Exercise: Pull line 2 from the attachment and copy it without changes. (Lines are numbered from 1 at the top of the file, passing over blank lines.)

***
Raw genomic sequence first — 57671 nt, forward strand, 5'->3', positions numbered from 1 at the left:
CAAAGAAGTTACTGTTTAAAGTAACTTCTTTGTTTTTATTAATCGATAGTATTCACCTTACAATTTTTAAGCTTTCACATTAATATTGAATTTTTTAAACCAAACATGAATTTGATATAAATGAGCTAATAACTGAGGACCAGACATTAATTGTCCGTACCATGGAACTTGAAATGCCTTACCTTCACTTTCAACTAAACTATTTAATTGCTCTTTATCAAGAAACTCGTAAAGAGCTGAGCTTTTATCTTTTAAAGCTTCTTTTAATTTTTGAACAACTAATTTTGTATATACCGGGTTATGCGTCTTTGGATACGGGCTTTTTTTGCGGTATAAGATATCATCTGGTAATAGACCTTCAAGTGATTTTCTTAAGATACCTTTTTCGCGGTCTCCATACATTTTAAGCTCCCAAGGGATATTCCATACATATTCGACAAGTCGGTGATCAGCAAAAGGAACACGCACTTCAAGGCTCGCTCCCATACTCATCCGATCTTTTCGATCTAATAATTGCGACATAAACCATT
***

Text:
CAAAGAAGTTACTGTTTAAAGTAACTTCTTTGTTTTTATTAATCGATAGTATTCACCTTACAATTTTTAAGCTTTCACATTAATATTGAATTTTTTAAACCAAACATGAATTTGATATAAATGAGCTAATAACTGAGGACCAGACATTAATTGTCCGTACCATGGAACTTGAAATGCCTTACCTTCACTTTCAACTAAACTATTTAATTGCTCTTTATCAAGAAACTCGTAAAGAGCTGAGCTTTTATCTTTTAAAGCTTCTTTTAATTTTTGAACAACTAATTTTGTATATACCGGGTTATGCGTCTTTGGATACGGGCTTTTTTTGCGGTATAAGATATCATCTGGTAATAGACCTTCAAGTGATTTTCTTAAGATACCTTTTTCGCGGTCTCCATACATTTTAAGCTCCCAAGGGATATTCCATACATATTCGACAAGTCGGTGATCAGCAAAAGGAACACGCACTTCAAGGCTCGCTCCCATACTCATCCGATCTTTTCGATCTAATAATTGCGACATAAACCATT